Rembrandt in America: A Supreme Court for Rembrandt

Rembrandt Research Project: A Supreme Court for Rembrandt

Rembrandts are among the most misidentified paintings in the art world. To help address this problem, the Rembrandt Research Project was formed in 1968 to make definitive rulings on the authenticity of each painting. At one point there were thought to be over 700 paintings that were attributed to Rembrandt. That number has now dropped to a little over 300.

A Corpus of Rembrandt PaintingsDennis Weller, Curator, North Carolina Museum of Art:
The Dutch government started the Rembrandt Research Project. And they put together a group of scholars, not just art historians, but scientists, to look at all the so-called Rembrandts in the world, and like a Supreme Court, they would come down with a decision: "Is it Rembrandt or not Rembrandt?"

And they would have Category A, "Absolute Rembrandt," Category B, they're on the fence, Category C, "Not Rembrandt." But not only did they have a majority opinion, but occasionally there would be a minority opinion, where they would argue, "No, that's not right." So think of a Supreme Court for Rembrandt.

KeyesGeorge Keyes, Retired Chief Curator, Detroit Institute of Arts:
They would go off in pairs or triplets and they would visit various museums and do very thorough assessments of the paintings, and they tried to put all of this on a scientific footing, as well. So they looked at a number of issues including the nature of the support; they looked at X-rays; they looked at infrared reflectography; they looked at ultraviolet photography of these paintings. And in doing so, they discovered an enormous amount about the way these pictures were put together.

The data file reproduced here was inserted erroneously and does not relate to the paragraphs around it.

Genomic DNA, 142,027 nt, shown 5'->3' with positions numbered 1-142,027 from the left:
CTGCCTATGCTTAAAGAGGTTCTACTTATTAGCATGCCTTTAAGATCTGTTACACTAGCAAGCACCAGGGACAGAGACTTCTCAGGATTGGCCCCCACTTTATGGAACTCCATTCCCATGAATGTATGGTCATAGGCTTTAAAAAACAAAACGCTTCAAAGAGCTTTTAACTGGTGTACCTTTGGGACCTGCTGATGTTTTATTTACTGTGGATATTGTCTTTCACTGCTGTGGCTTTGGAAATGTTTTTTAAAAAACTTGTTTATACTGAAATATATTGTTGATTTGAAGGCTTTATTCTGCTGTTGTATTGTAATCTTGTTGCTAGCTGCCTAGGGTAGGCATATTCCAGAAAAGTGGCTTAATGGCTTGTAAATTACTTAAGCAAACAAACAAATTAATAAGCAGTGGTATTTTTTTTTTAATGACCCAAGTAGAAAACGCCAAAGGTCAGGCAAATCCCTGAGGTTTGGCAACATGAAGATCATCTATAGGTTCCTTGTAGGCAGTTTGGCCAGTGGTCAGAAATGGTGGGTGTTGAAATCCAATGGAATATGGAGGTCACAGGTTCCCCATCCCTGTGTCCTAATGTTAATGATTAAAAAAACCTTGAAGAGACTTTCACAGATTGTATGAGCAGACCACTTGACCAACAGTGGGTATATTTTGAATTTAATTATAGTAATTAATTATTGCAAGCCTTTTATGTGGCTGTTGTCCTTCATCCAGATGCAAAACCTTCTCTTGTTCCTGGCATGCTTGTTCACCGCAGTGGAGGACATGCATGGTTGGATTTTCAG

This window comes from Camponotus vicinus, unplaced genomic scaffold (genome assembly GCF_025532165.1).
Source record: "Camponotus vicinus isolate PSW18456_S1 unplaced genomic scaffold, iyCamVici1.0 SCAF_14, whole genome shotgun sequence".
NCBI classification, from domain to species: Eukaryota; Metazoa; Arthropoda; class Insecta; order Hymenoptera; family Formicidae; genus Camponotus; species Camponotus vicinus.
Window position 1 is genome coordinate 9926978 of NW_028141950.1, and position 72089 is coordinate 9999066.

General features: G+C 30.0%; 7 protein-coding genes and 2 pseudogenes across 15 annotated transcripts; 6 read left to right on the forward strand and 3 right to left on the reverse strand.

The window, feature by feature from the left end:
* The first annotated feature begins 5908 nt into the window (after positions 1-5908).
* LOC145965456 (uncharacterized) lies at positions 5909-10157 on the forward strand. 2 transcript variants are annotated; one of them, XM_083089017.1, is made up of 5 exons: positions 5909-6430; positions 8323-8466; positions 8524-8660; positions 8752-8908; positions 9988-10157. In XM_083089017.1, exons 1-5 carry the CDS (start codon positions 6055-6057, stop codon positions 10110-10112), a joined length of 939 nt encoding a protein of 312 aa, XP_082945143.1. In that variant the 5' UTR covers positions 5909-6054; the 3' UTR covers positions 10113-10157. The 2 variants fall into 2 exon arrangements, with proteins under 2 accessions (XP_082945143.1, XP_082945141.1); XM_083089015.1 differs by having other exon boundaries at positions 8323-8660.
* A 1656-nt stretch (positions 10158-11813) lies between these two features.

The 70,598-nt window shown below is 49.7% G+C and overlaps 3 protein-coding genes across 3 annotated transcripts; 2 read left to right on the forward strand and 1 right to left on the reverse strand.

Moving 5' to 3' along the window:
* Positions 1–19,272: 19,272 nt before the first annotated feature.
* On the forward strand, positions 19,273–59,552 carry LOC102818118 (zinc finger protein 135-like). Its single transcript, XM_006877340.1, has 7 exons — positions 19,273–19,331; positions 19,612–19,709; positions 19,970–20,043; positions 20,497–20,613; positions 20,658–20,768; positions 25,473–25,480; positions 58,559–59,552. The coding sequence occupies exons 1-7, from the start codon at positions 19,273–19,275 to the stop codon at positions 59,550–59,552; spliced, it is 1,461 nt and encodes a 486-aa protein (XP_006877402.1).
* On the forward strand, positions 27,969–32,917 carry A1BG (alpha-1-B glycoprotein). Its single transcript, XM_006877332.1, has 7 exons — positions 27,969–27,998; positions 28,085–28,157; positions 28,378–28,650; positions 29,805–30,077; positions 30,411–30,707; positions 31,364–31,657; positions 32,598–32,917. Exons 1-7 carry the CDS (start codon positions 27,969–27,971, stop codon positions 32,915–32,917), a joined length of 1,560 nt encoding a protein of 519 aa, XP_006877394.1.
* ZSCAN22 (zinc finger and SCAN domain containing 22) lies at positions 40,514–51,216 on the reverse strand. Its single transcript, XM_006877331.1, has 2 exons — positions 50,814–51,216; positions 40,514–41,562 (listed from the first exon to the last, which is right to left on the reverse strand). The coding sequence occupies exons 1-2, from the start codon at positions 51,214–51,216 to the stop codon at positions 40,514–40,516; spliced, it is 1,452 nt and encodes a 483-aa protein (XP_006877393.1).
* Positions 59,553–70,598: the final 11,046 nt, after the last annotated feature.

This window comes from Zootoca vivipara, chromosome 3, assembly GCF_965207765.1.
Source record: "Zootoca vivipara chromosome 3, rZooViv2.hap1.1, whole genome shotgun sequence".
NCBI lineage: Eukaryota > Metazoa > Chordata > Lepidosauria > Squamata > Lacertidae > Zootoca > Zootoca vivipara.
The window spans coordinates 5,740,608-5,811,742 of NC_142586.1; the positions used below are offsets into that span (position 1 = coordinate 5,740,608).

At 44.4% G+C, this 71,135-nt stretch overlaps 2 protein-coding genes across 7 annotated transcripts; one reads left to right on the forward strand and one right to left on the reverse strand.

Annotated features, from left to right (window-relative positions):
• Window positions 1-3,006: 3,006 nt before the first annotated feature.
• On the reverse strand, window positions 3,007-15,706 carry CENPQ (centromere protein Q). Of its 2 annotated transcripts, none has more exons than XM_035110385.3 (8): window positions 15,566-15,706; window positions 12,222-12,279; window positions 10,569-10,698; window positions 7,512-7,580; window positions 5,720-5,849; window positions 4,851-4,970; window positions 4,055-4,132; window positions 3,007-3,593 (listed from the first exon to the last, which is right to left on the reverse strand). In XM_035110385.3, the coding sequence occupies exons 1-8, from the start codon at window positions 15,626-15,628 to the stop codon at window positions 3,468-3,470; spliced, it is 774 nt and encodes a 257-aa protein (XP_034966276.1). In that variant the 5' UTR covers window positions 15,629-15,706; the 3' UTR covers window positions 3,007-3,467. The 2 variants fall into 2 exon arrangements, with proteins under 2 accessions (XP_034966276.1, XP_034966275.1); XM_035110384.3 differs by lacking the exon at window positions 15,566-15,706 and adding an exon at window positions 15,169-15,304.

But it did also demonstrate that a number of paintings which had traditionally been accepted as by Rembrandt simply couldn't have been because the pigments used were not pigments you associated with the 17th century practice. These were pigments that evolved later on.

WellerDennis Weller, Curator, North Carolina Museum of Art:
So you get to, "Okay, all these materials are seventeenth century," but "What about his pupils?" He had a huge workshop and that's the problem. He had all these major artists in his workshop, some that became more famous than Rembrandt in his lifetime, like Govert Flinck and Ferdinand Bol, and others. So all these pupils, they used the same materials. So it's not a material thing, it really boils down to quality and certain techniques that Rembrandt would have used and his students may not have, and that's the whole question of connoisseurship: "to know." [The discerning eye.]

It really is the same question that they've been dealing with for years and years. There's going to be work for art historians forever, because there is never going to be a definitive Rembrandt.